We’re all on tenterhooks as our lives change daily due to the coronavirus pandemic taking hold of the world, and there’s one group that’s feeling pretty vulnerable right now. Pregnant women.
While we’re not put in the ‘at risk’ group like those who are over 60 or those with underlying health issues, we are at ‘high risk’ of suffering from anxiety over it. In fact, most of us are losing sleep over the thought of giving birth in the midst of this crisis.
We aren’t able to steer clear from the hospitals, as we have ultrasounds and appointments with our obstetricians and midwives – potentially putting ourselves in direct contact with those who are having tests for COVID-19 – on a weekly basis.
Hospitals are only allowing one person in the delivery room
Many of us expectant mums feel like our life has been upended, some have lost jobs during pregnancy, our older children may now be at home and to make things even bleaker we may not be able to have support people in the delivery rooms or waiting rooms when the time comes – at all.
Labour is a pretty momentous, often extremely painful occasion, and the thought of having to do it alone – through no choice of our own – is damn right petrifying.
Not all hospitals have adopted such strict regulations, some are allowing just one support person during birth but not allowing any visitors – not even your own children. The rules are changing daily as the pandemic progresses.
All my hopes for a smooth pregnancy have been dashed
I’m currently 29 weeks pregnant with my second child and trying all that I can to stay calm and level-headed.
I was delighted to find out I was pregnant, after suffering a miscarriage months beforehand, and was hoping that my last trimester would be a time to wind down and relax – as much as possible with a toddler to look after! – before the big arrival.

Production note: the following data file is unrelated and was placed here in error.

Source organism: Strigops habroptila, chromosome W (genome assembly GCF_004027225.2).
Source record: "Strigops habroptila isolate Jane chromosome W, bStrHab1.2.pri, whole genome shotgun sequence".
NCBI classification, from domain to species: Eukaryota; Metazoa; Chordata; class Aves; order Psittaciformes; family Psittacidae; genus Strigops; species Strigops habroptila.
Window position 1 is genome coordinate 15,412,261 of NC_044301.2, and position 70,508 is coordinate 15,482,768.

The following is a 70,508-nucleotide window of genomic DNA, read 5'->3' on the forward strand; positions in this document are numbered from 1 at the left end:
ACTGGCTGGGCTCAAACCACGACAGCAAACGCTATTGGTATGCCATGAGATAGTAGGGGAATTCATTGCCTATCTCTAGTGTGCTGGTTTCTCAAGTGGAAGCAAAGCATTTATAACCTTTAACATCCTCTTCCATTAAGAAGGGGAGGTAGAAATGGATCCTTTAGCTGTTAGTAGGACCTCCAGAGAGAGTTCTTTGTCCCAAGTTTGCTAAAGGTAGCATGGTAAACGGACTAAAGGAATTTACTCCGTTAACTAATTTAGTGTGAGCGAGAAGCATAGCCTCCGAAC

Unfortunately, it looks like the world I thought she’d (we have already found out we are having a girl) come into isn’t the one it was just mere weeks ago, and it may look even more different by the time she arrives.
There are many things I’m sad about, but a lot are superficial when I think about it. Like we may have to cancel our maternity photo shoot. Or my parents, who live in the UK, won’t be able to fly out now for the birth and help look after our almost two-year-old son.
Others have had to postpone their baby showers, cancel antenatal classes and halt their nursery renovations. In the current climate, they are very small sacrifices we have to endure and nothing compared to the sacrifices health workers and medical practitioners are making right now.
Experts say pregnant women can’t pass on the virus through the womb
But there are also other extremely worrying and stressful aspects to being pregnant at this moment in time, such as what happens if I, my husband or son catch COVID-19? Will our newborn get it?
Recent studies have shown that the virus cannot be passed through the womb and that pregnant women and children are low risk. But there’s still a lot unknown.
Babies born to mothers with COVID-19 will have to be removed immediately and isolated, although mums will still be able to breastfeed wearing a mask to prevent respiratory droplets from getting onto their infant.
More people will become infected, putting pressure on the hospital system
Needless to say, my anxiety is going crazy with ‘what if’ scenarios. By the time I give birth in June, statistics predict that a lot more people will be infected with the virus – maybe even some in the maternity ward.
How will they be avoided? Are there measures in place? Will there be enough staff on? Will I even be able to find a bed in a hospital in a few months? These are really frightening concerns.